Monday, 26 December 2016
My Top Ten Status Quo Songs
2016. Another one bites the dust. But before I'd even had chance to finish my Rick Parfitt tribute, the news came through about George Michael. What a terrible, terrible year for the heroes of our youth. I'll write more about George soon: I want to take my time on that particular Top Ten because it touches on some important moments in my young life. But I guess Quo do to. I wouldn't ever have put them in my list of all time favourites, but I loved a lot of what they did... particularly when I was a teenager. I imagine Jez over at A History of Dubious Taste will have much more to say on this matter (and I look forward to reading his tribute) but I never considered Quo a joke. They were a solid rock band who knew how to have fun. Which is all-important to me and makes me value their 5+ decades of rock far more than a lot of more serious artists who didn't last half as long.
Putting their songs in order led to a curious list that probably would be laughed at by more serious Quo fans, but this blog is personal to me and so is this list...
10. Rocking All Over The World
The song that opened Live Aid. What other songs could have done that? Only its sheer ubiquity places it at the bottom of this countdown. A John Fogerty cover - saying the Quo improved on the original is a great accolade as I'm a huge Creedence fan.
Well, it's not Neil Diamond, but it'll do. Quo's tribute (and not the only one) to the radio station that made them famous. I like the way they go quiet quiet LOUD towards the end, about 30 years before Nirvana.
8. Ain't Complaining
An intro you need stereo speakers for. It's weird what can turn you on to a song. It is a bit Chas 'n' Dave, this one, but the bridge "when the chips are down..." is great and there's a top guitar solo.
7. Pictures of Matchstick Men
The oldest song on this list, proper phasing psychedelia. Francis Rossi wrote it "on the bog". Can't decide whether this is the best Lowry song or if that honour goes to Brian & Michael. Still. Bloody brilliant.
6. Whatever You Want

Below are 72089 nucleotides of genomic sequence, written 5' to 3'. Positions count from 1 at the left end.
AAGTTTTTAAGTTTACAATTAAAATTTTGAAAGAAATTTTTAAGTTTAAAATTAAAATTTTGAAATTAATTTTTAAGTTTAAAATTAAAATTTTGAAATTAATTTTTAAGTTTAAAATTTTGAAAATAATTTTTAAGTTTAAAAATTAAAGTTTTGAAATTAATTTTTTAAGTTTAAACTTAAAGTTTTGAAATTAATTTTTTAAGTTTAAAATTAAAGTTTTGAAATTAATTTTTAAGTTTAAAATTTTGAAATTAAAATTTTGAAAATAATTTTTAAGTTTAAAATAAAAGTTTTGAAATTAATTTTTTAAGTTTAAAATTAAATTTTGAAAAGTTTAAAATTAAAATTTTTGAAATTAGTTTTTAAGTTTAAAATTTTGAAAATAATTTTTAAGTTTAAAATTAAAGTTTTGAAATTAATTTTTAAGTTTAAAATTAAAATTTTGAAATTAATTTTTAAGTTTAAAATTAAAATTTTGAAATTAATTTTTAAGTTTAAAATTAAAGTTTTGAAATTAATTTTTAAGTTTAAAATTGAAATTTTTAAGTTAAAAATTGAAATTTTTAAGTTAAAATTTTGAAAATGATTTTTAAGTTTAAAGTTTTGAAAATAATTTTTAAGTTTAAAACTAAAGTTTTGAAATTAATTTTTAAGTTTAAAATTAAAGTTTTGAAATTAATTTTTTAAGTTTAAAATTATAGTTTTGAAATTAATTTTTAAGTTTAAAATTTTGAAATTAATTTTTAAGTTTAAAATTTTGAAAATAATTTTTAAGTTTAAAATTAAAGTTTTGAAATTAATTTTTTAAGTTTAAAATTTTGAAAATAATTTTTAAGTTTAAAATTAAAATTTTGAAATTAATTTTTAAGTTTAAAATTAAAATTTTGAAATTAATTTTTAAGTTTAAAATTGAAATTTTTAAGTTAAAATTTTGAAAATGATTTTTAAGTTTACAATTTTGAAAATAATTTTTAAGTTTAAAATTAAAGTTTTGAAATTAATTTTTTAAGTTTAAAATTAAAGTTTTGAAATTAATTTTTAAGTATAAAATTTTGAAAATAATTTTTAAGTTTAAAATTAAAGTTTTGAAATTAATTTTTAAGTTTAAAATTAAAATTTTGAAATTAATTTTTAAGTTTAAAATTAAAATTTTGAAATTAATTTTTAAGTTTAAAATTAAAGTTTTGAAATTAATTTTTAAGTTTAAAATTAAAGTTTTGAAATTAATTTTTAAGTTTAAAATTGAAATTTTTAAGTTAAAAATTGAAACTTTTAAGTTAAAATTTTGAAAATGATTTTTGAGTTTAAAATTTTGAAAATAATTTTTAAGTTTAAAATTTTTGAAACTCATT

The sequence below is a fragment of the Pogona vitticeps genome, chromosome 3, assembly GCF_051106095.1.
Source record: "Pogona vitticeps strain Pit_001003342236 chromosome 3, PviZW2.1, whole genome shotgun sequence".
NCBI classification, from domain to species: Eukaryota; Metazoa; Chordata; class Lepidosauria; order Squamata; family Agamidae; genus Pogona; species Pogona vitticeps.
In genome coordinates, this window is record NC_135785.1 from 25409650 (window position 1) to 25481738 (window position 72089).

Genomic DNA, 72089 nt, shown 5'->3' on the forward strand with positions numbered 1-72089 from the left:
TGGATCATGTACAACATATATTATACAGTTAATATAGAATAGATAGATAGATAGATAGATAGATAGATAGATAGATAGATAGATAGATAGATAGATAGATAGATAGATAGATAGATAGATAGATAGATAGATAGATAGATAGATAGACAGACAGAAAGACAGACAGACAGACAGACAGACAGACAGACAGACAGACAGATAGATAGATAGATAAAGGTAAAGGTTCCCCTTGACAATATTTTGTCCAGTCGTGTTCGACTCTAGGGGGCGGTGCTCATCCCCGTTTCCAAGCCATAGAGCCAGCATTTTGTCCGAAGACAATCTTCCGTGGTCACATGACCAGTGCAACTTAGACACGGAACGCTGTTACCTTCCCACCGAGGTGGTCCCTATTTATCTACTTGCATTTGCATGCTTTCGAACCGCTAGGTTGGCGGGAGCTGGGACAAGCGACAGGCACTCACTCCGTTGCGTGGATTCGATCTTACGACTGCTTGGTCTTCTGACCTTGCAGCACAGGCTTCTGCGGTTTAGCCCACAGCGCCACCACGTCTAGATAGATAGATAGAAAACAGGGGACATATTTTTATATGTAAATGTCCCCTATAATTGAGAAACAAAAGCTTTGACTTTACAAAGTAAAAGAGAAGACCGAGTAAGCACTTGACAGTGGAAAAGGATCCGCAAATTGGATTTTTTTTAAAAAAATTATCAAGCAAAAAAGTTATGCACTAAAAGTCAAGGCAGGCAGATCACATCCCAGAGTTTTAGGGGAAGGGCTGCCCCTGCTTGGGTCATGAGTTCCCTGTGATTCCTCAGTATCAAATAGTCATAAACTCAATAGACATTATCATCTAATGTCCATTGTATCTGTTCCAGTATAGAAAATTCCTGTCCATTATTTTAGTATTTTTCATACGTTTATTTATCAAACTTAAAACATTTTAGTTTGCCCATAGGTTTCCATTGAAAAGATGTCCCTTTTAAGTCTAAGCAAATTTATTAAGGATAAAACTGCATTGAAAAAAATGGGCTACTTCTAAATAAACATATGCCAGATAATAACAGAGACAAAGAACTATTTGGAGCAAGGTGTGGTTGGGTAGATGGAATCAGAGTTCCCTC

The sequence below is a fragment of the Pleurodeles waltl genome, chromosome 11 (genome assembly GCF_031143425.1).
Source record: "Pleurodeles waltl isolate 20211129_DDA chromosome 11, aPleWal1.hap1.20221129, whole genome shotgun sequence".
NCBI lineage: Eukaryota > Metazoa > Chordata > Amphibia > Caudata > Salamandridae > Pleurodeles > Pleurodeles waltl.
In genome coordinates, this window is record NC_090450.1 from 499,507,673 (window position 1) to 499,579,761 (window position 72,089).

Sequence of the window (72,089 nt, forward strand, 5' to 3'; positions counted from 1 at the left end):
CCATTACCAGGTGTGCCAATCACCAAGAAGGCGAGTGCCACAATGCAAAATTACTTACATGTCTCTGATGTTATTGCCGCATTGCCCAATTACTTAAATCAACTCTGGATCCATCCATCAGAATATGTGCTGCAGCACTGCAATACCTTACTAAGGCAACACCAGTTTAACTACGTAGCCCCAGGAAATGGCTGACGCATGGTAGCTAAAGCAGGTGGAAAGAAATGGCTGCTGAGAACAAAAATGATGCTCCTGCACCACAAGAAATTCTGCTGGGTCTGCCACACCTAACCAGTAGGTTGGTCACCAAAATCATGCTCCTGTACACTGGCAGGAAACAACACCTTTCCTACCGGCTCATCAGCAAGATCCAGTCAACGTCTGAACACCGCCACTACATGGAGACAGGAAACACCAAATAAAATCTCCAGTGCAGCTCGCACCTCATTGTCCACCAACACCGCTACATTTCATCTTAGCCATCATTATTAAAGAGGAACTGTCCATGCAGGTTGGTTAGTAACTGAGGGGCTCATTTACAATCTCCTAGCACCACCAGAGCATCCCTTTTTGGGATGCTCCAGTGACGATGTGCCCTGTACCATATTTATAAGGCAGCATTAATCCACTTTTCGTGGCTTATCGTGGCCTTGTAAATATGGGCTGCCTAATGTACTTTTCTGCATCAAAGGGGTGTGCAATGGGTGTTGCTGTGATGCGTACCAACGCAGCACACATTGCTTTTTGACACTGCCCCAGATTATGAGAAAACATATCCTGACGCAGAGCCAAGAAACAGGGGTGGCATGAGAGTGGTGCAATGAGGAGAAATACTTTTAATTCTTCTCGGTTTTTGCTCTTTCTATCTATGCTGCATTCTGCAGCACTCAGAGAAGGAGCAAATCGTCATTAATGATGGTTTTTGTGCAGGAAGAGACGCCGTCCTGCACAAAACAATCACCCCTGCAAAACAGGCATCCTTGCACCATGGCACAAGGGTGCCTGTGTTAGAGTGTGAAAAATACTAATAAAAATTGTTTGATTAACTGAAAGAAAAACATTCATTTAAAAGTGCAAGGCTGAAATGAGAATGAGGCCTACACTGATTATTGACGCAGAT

Another one that loses a point for over-familiarity... but the first 60 seconds are genius. We used to play Beat The Intro on one of the radio shows I worked on in my youth and I can actually remember choosing this as one of the intros. I can't remember if the caller guessed the song before the vocal came in, but frankly, if he didn't, he was an idiot.
5. Down Down
Now listen to that intro! If that was Pete Townsend, everyone would be throwing garlands. The rest of the song is pretty standard Quo (nothing wrong with that), but the first 30-odd seconds are sublime.
4. Marguerita Time
Another great intro. Say what you like about the Quo, but you can't deny they gave great intro. I obviously have a thing about Marguerita songs: Jimmy Buffet's Margueritaville is another favourite. Confession: I have never even tasted a Marguerita, I don't even know what goes into one.
3. Rock 'n' Roll
A slower Quo-er, but proof that they didn't have to rock out to succeed. I guess it's a song about wanting to be rock stars, wondering if the dream will ever come true. Nice bit of whistling too.
2. Burning Bridges
This one at #2 will surely irk even the Quo purists!
Remember my shocking Jason Donovan confession of a few months back? Well, that same ultra-cool mate of mine who was into the Pet Shop Boys so much that he bled the lyrics to Paninaro, would also join me in a chorus of Burning Bridges from time to time. This is a great one to do the Status Quo dance to and really swing your imaginary guitar in time with the music. I'm not sure the rest of the school bus appreciated our rendition, but I was just happy to have been transferred from bus 6 where, for a couple of months, I'd been bullied to the point I seriously considered ending it. This song reminds me of the relief I felt at getting away from that awful situation. (Read the book in my side-bar if you want to know more about that.) Yes, it has an aggravating nursery rhyme hook. but so did a number of Beatles songs...
1. In The Army Now
You can probably tell by now that I'm an 80s Quo boy, and this is probably the pinnacle of that era. I had it on a double compilation album of 80s rock tunes - John Waite, Europe, all the usual suspects - I still remember the cover: it was red with a big pair of headphones on. No idea what it was called. This was one of the best tracks on there. I was shocked when Jez revealed a couple of months back that it was a cover of a Dutch band called Bolland-Bolland. Who knew?
The sergeant calls:
"Stand up and fight!"
As I say, my tribute to George will follow soon... meanwhile, 2016 can kiss all our arses.